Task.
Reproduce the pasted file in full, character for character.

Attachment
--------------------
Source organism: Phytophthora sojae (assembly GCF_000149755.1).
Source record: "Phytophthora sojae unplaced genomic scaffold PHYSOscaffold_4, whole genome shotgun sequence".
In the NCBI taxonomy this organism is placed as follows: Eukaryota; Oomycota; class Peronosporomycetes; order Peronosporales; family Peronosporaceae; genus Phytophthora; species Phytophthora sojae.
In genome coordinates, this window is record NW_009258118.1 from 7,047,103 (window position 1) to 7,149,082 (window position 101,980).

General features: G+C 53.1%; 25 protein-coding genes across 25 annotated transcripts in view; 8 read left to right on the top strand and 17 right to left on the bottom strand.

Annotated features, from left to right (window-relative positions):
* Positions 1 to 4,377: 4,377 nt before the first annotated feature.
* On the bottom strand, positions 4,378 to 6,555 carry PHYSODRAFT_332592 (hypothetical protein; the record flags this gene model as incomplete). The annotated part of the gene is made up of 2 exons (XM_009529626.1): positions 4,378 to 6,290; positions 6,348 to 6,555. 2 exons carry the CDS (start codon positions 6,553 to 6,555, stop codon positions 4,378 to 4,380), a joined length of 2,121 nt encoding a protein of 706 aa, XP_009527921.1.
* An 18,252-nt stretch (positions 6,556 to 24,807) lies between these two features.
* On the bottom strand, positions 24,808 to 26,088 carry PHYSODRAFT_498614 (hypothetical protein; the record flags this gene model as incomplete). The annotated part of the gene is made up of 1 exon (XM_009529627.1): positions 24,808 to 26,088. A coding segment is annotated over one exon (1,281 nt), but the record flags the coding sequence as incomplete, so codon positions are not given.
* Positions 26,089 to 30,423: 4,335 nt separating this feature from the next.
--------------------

Source organism: Phytophthora sojae (assembly GCF_000149755.1).
Source record: "Phytophthora sojae unplaced genomic scaffold PHYSOscaffold_4, whole genome shotgun sequence".
In the NCBI taxonomy this organism is placed as follows: Eukaryota; Oomycota; class Peronosporomycetes; order Peronosporales; family Peronosporaceae; genus Phytophthora; species Phytophthora sojae.
In genome coordinates, this window is record NW_009258118.1 from 7,047,103 (window position 1) to 7,149,082 (window position 101,980).

General features: G+C 53.1%; 25 protein-coding genes across 25 annotated transcripts in view; 8 read left to right on the top strand and 17 right to left on the bottom strand.

Annotated features, from left to right (window-relative positions):
* Positions 1 to 4,377: 4,377 nt before the first annotated feature.
* On the bottom strand, positions 4,378 to 6,555 carry PHYSODRAFT_332592 (hypothetical protein; the record flags this gene model as incomplete). The annotated part of the gene is made up of 2 exons (XM_009529626.1): positions 4,378 to 6,290; positions 6,348 to 6,555. 2 exons carry the CDS (start codon positions 6,553 to 6,555, stop codon positions 4,378 to 4,380), a joined length of 2,121 nt encoding a protein of 706 aa, XP_009527921.1.
* An 18,252-nt stretch (positions 6,556 to 24,807) lies between these two features.
* On the bottom strand, positions 24,808 to 26,088 carry PHYSODRAFT_498614 (hypothetical protein; the record flags this gene model as incomplete). The annotated part of the gene is made up of 1 exon (XM_009529627.1): positions 24,808 to 26,088. A coding segment is annotated over one exon (1,281 nt), but the record flags the coding sequence as incomplete, so codon positions are not given.
* Positions 26,089 to 30,423: 4,335 nt separating this feature from the next.